SAN FRANCISCO -- Fed up with sitting in traffic and paying more than $50 to fill his tank, Scott Morrison ditched his gas-guzzling pickup and started biking to work.
Rain or shine, Morrison now bikes the 6 miles from his home in Fairfield, about 45 miles northeast of San Francisco, to the packaging plant where he works as a machine operator. Six months after switching to two wheels, he feels more relaxed and healthier, having lost nearly 50 pounds.
''Every time I get on the scale, it's like I'm getting rewarded for riding to work," said Morrison, 38. ''The two biggest complaints people have are not having enough money and obesity. I'm taking care of both."
As gas prices climb to record highs, more Americans seem to be abandoning their cars and biking to work to save money at the pump. This week, as cities across the country celebrate National Bike to Work Week, advocates are promoting bicycle commuting as a way to trim transportation costs, get in shape, and help the environment.
''Every additional person who rides their bike to work would start reducing our dependence on foreign oil immediately," said Tim Blumenthal, who heads the Bikes Belong Coalition in Boulder, Colo.
Cycling to work is just one way Americans are seeking relief from skyrocketing gas prices. Many who normally drive to work are riding buses and trains, working from home, and carpooling.
Bike shops nationwide are seeing more customers who want to buy new bikes or repair old ones for commuting, said Fred Clements, who heads the National Bicycle Dealers Association in Costa Mesa, Calif.
''They have seen a surge in interest from the public about riding bicycles as a way to reduce the impact of high gas prices," Clements said. ''People that already have bikes suddenly realize this would be a great way to save money."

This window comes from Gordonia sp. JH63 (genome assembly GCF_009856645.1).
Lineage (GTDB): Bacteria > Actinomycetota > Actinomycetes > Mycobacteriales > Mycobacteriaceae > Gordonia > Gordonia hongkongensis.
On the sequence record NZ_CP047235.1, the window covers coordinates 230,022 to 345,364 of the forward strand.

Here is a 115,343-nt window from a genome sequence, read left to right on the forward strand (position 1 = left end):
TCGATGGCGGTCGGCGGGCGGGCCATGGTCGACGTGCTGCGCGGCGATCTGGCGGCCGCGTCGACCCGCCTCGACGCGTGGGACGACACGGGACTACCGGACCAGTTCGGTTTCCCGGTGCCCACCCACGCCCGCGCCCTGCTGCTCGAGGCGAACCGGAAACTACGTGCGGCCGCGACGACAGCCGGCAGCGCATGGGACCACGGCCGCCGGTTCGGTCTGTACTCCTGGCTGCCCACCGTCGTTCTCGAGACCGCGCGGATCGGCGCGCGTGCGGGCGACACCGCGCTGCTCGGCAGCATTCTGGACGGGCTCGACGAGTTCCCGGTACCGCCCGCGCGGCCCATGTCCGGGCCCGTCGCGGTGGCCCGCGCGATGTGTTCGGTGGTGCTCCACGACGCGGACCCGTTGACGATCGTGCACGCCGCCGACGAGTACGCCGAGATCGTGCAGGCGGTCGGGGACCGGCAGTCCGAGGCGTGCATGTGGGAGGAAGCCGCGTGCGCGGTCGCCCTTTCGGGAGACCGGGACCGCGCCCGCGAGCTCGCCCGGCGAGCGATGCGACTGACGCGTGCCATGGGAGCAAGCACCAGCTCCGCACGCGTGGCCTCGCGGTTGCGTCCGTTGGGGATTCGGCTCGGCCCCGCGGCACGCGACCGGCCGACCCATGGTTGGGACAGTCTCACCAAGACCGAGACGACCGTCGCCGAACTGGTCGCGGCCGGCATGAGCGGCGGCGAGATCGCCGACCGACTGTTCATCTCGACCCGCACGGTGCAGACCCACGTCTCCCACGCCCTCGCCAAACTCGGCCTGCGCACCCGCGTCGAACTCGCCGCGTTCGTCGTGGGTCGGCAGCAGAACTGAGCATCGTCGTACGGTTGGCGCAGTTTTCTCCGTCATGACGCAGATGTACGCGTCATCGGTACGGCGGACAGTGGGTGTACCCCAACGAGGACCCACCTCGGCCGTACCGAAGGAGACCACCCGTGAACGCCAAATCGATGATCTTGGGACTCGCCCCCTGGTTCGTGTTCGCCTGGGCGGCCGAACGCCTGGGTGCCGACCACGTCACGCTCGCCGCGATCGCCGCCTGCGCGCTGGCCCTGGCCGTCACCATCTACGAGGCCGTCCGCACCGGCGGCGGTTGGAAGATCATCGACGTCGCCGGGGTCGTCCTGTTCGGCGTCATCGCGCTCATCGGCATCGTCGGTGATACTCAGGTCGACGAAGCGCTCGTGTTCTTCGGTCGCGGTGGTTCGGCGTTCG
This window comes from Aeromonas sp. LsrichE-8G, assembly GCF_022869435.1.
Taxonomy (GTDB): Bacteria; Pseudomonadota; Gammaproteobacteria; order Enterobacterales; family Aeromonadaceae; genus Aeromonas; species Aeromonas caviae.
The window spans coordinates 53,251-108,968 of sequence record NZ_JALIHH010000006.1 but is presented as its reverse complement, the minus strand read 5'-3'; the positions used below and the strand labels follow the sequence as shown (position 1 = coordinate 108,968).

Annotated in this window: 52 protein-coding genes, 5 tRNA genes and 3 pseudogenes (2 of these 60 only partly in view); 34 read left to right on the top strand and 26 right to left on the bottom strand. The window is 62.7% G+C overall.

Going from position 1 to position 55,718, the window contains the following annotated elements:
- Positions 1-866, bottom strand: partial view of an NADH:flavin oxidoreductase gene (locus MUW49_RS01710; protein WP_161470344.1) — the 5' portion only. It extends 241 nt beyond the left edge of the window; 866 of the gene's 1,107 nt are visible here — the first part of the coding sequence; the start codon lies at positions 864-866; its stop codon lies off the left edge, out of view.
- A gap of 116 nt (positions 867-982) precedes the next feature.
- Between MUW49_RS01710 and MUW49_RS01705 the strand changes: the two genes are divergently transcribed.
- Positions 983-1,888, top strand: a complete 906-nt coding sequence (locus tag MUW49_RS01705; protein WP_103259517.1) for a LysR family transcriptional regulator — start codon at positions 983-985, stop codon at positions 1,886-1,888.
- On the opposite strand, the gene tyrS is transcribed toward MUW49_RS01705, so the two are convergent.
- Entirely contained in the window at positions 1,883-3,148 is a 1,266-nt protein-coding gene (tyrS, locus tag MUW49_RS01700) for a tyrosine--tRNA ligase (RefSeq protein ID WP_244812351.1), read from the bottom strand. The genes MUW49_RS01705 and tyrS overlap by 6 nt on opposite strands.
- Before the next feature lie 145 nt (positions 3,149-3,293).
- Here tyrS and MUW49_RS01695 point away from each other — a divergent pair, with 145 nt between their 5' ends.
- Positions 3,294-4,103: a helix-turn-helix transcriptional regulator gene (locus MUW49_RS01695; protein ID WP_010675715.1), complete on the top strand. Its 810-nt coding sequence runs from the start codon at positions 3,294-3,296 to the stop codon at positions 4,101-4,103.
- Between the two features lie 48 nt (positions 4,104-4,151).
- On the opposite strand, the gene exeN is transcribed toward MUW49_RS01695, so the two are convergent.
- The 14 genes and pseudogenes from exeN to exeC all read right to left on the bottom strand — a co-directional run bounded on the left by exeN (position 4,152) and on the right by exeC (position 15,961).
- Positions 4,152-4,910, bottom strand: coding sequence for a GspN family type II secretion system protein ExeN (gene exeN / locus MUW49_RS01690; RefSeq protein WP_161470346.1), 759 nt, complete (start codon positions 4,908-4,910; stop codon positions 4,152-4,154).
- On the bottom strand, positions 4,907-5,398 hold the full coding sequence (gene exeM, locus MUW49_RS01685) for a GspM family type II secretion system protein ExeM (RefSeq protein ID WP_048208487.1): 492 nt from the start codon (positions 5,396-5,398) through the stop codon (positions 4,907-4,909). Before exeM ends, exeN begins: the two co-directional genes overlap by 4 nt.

About 20 million bikes were sold in the United States in 2005, one of the industry's best years ever, and retailers are optimistic that gas prices will lead to record bike sales this year, Clements said.
Organizers are promoting National Bike to Work Week with a series of events aimed at getting drivers to try commuting by bicycle, if only for a day. Many cities, including Minneapolis, Salt Lake City, and Washington, D.C., will host special events for commuters Friday, National Bike to Work Day.
The San Francisco Bay area is marking its 12th annual Bike to Work Day tomorrow, when volunteers will hand out refreshments, breakfast foods, and biking information at 170 ''energizer" stations in nine counties.
Bay Area organizers expect up to 100,000 people to participate tomorrow, given the widespread frustration over gas prices that have surged past $3.50 per gallon in the Bay Area and elsewhere.
''The biggest challenge is that people think the car is more convenient," said Cole Portocarrero, who heads the Bay Area Bicycle Coalition. Once they try biking to work, ''they realize it's convenient, fun, and enjoyable."
About 550,000 Americans -- fewer than 1 percent of US workers -- bike to work regularly, according to Blumenthal.
Advocates are trying to boost those numbers.